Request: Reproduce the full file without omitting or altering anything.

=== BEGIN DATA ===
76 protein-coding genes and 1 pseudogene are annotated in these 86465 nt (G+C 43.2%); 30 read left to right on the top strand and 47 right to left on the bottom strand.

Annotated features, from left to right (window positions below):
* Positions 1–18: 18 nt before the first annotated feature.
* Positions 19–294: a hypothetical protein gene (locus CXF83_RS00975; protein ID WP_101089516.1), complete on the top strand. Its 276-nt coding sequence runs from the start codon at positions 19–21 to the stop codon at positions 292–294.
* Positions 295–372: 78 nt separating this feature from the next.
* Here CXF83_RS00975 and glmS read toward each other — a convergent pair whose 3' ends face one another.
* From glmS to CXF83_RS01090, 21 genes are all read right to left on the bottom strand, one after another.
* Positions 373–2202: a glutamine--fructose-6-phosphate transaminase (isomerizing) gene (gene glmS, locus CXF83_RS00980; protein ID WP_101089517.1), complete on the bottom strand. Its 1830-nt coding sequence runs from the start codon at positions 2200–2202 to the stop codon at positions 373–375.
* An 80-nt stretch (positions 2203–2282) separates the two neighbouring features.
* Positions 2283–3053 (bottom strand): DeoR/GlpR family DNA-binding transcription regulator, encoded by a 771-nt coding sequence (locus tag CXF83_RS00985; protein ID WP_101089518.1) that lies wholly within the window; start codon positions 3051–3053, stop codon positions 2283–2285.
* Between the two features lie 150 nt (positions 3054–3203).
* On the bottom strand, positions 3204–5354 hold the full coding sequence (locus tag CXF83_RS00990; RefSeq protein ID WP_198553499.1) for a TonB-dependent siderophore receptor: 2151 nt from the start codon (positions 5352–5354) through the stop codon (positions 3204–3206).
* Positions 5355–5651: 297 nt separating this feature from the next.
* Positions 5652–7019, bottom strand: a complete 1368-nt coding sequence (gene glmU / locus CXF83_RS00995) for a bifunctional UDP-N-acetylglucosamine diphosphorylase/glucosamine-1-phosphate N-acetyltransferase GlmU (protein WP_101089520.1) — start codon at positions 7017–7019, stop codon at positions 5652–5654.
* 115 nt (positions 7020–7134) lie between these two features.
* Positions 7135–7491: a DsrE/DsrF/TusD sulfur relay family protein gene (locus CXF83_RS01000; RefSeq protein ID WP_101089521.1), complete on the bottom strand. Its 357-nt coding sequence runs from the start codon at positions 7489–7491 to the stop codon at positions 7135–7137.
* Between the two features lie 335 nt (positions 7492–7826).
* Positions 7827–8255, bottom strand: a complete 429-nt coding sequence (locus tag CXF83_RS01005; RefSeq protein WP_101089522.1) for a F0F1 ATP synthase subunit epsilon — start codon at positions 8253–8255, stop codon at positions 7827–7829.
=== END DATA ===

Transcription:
76 protein-coding genes and 1 pseudogene are annotated in these 86465 nt (G+C 43.2%); 30 read left to right on the top strand and 47 right to left on the bottom strand.

Annotated features, from left to right (window positions below):
* Positions 1–18: 18 nt before the first annotated feature.
* Positions 19–294: a hypothetical protein gene (locus CXF83_RS00975; protein ID WP_101089516.1), complete on the top strand. Its 276-nt coding sequence runs from the start codon at positions 19–21 to the stop codon at positions 292–294.
* Positions 295–372: 78 nt separating this feature from the next.
* Here CXF83_RS00975 and glmS read toward each other — a convergent pair whose 3' ends face one another.
* From glmS to CXF83_RS01090, 21 genes are all read right to left on the bottom strand, one after another.
* Positions 373–2202: a glutamine--fructose-6-phosphate transaminase (isomerizing) gene (gene glmS, locus CXF83_RS00980; protein ID WP_101089517.1), complete on the bottom strand. Its 1830-nt coding sequence runs from the start codon at positions 2200–2202 to the stop codon at positions 373–375.
* An 80-nt stretch (positions 2203–2282) separates the two neighbouring features.
* Positions 2283–3053 (bottom strand): DeoR/GlpR family DNA-binding transcription regulator, encoded by a 771-nt coding sequence (locus tag CXF83_RS00985; protein ID WP_101089518.1) that lies wholly within the window; start codon positions 3051–3053, stop codon positions 2283–2285.
* Between the two features lie 150 nt (positions 3054–3203).
* On the bottom strand, positions 3204–5354 hold the full coding sequence (locus tag CXF83_RS00990; RefSeq protein ID WP_198553499.1) for a TonB-dependent siderophore receptor: 2151 nt from the start codon (positions 5352–5354) through the stop codon (positions 3204–3206).
* Positions 5355–5651: 297 nt separating this feature from the next.
* Positions 5652–7019, bottom strand: a complete 1368-nt coding sequence (gene glmU / locus CXF83_RS00995) for a bifunctional UDP-N-acetylglucosamine diphosphorylase/glucosamine-1-phosphate N-acetyltransferase GlmU (protein WP_101089520.1) — start codon at positions 7017–7019, stop codon at positions 5652–5654.
* 115 nt (positions 7020–7134) lie between these two features.
* Positions 7135–7491: a DsrE/DsrF/TusD sulfur relay family protein gene (locus CXF83_RS01000; RefSeq protein ID WP_101089521.1), complete on the bottom strand. Its 357-nt coding sequence runs from the start codon at positions 7489–7491 to the stop codon at positions 7135–7137.
* Between the two features lie 335 nt (positions 7492–7826).
* Positions 7827–8255, bottom strand: a complete 429-nt coding sequence (locus tag CXF83_RS01005; RefSeq protein WP_101089522.1) for a F0F1 ATP synthase subunit epsilon — start codon at positions 8253–8255, stop codon at positions 7827–7829.